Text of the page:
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Mild polymerization methods for the synthesis of modular fluoropolymers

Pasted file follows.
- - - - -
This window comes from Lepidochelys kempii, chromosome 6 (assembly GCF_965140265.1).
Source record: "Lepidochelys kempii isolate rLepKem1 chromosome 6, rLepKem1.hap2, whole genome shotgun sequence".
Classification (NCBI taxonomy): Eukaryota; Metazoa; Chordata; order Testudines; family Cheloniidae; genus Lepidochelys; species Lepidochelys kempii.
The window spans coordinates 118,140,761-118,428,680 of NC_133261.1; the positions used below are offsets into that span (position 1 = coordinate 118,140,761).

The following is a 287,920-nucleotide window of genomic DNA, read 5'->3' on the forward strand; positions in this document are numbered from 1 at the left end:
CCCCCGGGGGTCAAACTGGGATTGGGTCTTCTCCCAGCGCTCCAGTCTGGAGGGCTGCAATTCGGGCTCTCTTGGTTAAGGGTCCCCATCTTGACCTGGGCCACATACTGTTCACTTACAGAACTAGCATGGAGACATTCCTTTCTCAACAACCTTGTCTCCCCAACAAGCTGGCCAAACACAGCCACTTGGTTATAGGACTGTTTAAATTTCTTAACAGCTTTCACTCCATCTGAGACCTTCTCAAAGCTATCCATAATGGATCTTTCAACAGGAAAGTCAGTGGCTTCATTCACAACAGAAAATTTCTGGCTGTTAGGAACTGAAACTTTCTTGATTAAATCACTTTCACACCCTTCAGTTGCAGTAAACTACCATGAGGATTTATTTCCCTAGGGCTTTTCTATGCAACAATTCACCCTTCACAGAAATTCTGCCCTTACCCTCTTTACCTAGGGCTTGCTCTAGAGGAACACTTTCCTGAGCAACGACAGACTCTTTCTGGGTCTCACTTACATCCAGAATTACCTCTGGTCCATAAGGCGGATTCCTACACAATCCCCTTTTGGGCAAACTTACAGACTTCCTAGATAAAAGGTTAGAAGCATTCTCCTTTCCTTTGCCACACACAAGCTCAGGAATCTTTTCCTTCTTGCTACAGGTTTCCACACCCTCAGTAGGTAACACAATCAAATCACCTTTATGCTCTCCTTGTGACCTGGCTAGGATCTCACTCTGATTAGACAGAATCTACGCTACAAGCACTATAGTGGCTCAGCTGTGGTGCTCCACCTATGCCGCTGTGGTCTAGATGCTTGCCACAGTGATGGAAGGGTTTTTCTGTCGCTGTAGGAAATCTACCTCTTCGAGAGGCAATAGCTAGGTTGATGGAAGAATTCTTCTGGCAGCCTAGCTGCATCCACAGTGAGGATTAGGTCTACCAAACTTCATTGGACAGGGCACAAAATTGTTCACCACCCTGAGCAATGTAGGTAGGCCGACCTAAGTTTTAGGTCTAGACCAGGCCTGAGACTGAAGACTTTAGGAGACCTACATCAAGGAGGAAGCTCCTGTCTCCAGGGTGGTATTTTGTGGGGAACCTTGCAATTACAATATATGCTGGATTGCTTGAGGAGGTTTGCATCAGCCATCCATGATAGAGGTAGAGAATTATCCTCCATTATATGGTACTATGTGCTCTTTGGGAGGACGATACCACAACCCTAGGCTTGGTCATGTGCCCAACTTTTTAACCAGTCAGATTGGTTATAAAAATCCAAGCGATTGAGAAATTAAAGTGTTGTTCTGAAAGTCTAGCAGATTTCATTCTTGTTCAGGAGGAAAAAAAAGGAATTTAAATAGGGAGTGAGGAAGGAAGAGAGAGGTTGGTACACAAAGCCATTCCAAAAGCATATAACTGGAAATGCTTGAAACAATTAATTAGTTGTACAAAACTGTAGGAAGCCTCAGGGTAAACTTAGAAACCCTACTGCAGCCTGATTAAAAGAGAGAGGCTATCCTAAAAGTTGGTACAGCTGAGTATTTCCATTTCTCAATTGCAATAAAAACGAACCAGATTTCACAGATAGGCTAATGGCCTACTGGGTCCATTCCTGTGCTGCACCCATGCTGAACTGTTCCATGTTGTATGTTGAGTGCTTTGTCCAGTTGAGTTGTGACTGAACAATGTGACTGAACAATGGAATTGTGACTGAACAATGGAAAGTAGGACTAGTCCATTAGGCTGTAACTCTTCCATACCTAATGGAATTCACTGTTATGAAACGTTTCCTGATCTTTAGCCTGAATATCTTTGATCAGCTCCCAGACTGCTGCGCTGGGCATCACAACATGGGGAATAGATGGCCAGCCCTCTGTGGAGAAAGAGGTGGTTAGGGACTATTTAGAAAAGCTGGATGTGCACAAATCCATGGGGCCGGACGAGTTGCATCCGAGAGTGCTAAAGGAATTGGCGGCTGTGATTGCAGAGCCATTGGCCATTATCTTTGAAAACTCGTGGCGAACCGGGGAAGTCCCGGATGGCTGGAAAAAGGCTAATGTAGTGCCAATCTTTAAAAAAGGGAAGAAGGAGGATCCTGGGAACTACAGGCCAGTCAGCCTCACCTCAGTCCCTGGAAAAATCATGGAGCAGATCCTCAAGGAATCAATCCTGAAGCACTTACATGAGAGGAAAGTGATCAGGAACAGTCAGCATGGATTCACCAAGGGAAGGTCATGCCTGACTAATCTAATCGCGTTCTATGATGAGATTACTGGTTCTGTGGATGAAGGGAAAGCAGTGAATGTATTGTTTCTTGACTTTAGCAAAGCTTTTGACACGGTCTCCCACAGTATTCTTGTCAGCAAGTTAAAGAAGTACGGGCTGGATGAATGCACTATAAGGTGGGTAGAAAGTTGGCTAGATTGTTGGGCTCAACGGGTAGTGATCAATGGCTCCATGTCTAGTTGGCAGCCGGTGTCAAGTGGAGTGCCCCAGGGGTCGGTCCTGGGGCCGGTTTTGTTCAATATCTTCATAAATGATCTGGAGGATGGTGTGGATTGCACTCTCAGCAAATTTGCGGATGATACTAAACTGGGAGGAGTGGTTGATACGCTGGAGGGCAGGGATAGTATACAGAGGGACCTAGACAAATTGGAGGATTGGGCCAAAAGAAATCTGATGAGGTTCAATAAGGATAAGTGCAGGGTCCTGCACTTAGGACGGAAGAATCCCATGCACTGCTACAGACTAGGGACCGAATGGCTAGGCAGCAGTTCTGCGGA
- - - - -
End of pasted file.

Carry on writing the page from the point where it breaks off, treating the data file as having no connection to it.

Fluorinated polymers are an essential class of soft materials spanning multiple industrial markets. Poly(tetrafluoroethylene), better known as Teflon, as well as other commercial fluoropolymers, are found throughout everyday life in the form of electrical insulation, weatherable paints and coatings, medical tubing, or even dental floss. Although being an essential class of materials, fluorinated polymers are finding increased scrutiny in media as one of the main sources of fluorinated surfactant pollution, commonly referred to as per- and polyfluoroalkyl substances (PFAS). There are large concerns on the bioaccumulative and toxic nature of PFAS, but alternatives remain scarce due to their necessity in emulsion polymerization for molecular weight fluoropolymers. Furthermore, there are academic barriers towards the use of the tetrafluoroethylene monomer, a common component in commercial fluoropolymer derivatives, as it is highly explosive and toxic. These factors have slowed the development of novel fluorinated polymer scaffolds in academia. Throughout my graduate work, I have worked towards developing new methods to reach fluorinated polymers with modular backbones. In this dissertation, the synthesis of modular fluoropolymer scaffolds is optimized and applied towards an array of post-polymerization modifications to provide a library of novel fluorinated polymers.

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